April 2009
Volume 50, Issue 13
ARVO Annual Meeting Abstract  |   April 2009
Evaluation of EyeCamTM for Angle Imaging in Asian Eyes
Author Affiliations & Notes
  • S. A. Perera
    Ophthalmology, SNEC, Singapore, Singapore
  • M. Baskaran
    Glaucoma, Singapore Eye Research Institute, Singapore, Singapore
  • D. S. Friedman
    Ophthalmology, Wilmer Eye Institute and Johns Hopkins Bloomberg School of Public Health, Baltimore, Maryland
  • T. A. Tun
    Glaucoma, Singapore Eye Research Institute, Singapore, Singapore
  • H. M. Htoon
    Ophthalmology, SNEC, Singapore, Singapore
  • T. Aung
    Ophthalmology, SNEC, Singapore, Singapore
    Glaucoma, Singapore Eye Research Institute, Singapore, Singapore
  • Footnotes
    Commercial Relationships  S.A. Perera, None; M. Baskaran, None; D.S. Friedman, None; T.A. Tun, None; H.M. Htoon, None; T. Aung, None.
  • Footnotes
    Support  None.
Investigative Ophthalmology & Visual Science April 2009, Vol.50, 3354. doi:
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    • Get Citation

      S. A. Perera, M. Baskaran, D. S. Friedman, T. A. Tun, H. M. Htoon, T. Aung; Evaluation of EyeCamTM for Angle Imaging in Asian Eyes. Invest. Ophthalmol. Vis. Sci. 2009;50(13):3354.

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      © ARVO (1962-2015); The Authors (2016-present)

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Purpose: : To evaluate the use of EyeCamTM, a novel wide field digital imaging modality, for angle imaging and to compare this with gonioscopy for detecting angle closure.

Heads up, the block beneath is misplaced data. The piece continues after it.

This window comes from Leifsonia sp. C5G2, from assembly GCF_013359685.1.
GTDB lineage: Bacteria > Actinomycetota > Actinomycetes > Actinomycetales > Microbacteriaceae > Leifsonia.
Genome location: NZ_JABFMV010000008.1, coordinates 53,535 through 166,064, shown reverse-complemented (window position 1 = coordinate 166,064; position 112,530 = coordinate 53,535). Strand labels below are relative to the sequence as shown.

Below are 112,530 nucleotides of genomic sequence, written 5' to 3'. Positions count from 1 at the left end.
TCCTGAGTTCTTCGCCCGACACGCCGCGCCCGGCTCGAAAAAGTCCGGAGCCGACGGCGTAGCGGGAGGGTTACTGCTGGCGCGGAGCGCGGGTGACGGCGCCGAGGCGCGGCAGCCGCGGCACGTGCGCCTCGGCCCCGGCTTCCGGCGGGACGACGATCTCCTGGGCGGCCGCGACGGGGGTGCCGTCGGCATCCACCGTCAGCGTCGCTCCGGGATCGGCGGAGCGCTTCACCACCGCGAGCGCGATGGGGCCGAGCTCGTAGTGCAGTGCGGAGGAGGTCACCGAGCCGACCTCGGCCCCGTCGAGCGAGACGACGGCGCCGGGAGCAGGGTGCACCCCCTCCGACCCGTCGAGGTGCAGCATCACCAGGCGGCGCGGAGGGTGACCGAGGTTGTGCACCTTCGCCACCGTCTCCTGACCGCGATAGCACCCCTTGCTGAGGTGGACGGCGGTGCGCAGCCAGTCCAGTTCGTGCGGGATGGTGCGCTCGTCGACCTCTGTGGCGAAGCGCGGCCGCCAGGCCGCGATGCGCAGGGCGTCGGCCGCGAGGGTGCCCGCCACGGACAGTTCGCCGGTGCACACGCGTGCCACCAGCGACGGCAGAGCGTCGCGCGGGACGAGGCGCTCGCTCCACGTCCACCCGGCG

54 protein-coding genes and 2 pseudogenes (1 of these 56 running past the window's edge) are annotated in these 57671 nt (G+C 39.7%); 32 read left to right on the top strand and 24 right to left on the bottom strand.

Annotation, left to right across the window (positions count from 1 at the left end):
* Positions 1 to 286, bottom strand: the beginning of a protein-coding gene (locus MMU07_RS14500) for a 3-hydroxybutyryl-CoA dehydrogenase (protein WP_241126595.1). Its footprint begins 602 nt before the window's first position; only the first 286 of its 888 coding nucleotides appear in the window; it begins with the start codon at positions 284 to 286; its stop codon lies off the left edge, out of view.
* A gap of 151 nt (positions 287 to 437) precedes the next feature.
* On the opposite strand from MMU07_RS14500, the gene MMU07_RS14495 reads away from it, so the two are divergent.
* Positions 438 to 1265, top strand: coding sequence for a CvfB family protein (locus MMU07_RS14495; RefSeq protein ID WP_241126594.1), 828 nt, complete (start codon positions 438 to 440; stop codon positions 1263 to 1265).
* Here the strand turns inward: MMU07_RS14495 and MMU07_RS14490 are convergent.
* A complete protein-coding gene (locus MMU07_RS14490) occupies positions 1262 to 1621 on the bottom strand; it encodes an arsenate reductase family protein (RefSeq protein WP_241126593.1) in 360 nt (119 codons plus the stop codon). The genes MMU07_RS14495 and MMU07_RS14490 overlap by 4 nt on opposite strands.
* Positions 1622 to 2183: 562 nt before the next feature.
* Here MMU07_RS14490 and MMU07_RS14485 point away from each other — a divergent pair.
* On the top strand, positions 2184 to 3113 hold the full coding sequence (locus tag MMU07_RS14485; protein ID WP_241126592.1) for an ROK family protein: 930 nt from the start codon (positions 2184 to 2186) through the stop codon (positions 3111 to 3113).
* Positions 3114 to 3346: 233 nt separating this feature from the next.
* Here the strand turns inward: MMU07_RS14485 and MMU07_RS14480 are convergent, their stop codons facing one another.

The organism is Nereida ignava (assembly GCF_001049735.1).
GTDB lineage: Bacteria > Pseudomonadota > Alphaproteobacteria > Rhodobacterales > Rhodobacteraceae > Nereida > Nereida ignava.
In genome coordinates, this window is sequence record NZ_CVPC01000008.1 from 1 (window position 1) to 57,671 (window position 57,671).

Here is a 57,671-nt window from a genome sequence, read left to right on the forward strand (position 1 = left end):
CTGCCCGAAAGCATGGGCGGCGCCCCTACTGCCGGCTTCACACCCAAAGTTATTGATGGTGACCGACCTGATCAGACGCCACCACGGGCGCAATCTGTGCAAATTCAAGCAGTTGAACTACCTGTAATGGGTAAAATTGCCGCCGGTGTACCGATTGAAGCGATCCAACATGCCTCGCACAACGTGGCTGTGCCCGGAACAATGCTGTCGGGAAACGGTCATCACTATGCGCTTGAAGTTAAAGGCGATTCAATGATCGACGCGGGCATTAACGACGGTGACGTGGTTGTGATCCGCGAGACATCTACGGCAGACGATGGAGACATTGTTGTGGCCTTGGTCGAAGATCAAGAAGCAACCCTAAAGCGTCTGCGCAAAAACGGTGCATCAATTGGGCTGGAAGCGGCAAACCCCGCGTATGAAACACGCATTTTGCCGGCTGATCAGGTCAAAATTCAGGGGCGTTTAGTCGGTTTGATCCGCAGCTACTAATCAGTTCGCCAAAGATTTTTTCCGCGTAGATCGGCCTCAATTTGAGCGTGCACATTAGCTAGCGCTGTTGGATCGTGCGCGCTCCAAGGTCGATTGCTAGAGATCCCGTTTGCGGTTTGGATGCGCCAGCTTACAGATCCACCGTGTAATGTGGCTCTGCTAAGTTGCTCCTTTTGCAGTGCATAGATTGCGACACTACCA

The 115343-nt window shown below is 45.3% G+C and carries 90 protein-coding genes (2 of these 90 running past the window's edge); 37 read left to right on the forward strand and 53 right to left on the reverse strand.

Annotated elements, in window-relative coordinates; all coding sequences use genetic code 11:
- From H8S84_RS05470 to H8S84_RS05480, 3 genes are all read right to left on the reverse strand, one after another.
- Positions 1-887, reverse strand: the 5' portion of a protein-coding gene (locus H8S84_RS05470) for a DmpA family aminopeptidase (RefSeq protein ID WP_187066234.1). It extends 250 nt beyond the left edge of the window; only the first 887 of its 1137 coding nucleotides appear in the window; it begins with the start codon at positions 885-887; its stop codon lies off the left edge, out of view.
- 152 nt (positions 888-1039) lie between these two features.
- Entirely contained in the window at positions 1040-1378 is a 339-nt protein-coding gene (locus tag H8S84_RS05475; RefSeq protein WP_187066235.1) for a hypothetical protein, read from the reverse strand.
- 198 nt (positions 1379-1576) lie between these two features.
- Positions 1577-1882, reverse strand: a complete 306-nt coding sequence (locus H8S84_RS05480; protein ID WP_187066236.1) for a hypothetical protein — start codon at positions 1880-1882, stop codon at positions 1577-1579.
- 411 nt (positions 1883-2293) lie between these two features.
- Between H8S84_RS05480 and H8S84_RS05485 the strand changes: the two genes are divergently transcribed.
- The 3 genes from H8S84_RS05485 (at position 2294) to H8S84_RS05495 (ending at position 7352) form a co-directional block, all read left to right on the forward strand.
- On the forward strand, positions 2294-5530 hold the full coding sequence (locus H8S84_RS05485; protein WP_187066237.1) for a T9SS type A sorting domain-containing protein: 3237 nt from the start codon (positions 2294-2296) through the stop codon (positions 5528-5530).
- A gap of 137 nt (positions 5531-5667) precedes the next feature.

Methods: : This was a prospective hospital based study. 168 subjects recruited from a glaucoma clinic underwent gonioscopy by a single observer, and EyeCamTM imaging by a different operator. The EyeCamTM images were then graded by 2 glaucoma specialists working together who were masked to gonioscopy data. The anterior chamber angle in a quadrant was classified as closed on gonioscopy and EyeCamTM if the posterior trabecular meshwork could not be seen in that quadrant.

Results: : Of the 167 subjects recruited, 13 were excluded for incomplete/missing data and 2 subjects (1.2%) were excluded due to poor quality of EyeCamTM images. Of the 152 subjects analyzed, 48% were female and the majority (82%) were Chinese. The agreement between EyeCamTM and gonioscopy in detecting angle closure in the superior, inferior, nasal and temporal quadrants based on AC1 statistics was 0.81, 0.82, 0.81 and 0.86 respectively. 21 Persons were identified by gonioscopy with angle closure (as defined by having 2 or more quadrants closed) while 41 were found closed using EyeCamTM (p<0.001, McNemar Test). Overall, EyeCamTM imaging had 76% sensitivity, 81% specificity and AUC =0.79, (95% CI: 0.67-0.90) for detecting eyes with gonioscopic angle closure.

Conclusions: : EyeCamTM was able to image the angle structures clearly in almost all eyes, and showed good agreement with gonioscopy for detecting quadrants with angle closure. However EyeCamTM identified more eyes as having angle closure than did gonioscopy.

Keywords: imaging/image analysis: clinical • anterior segment 

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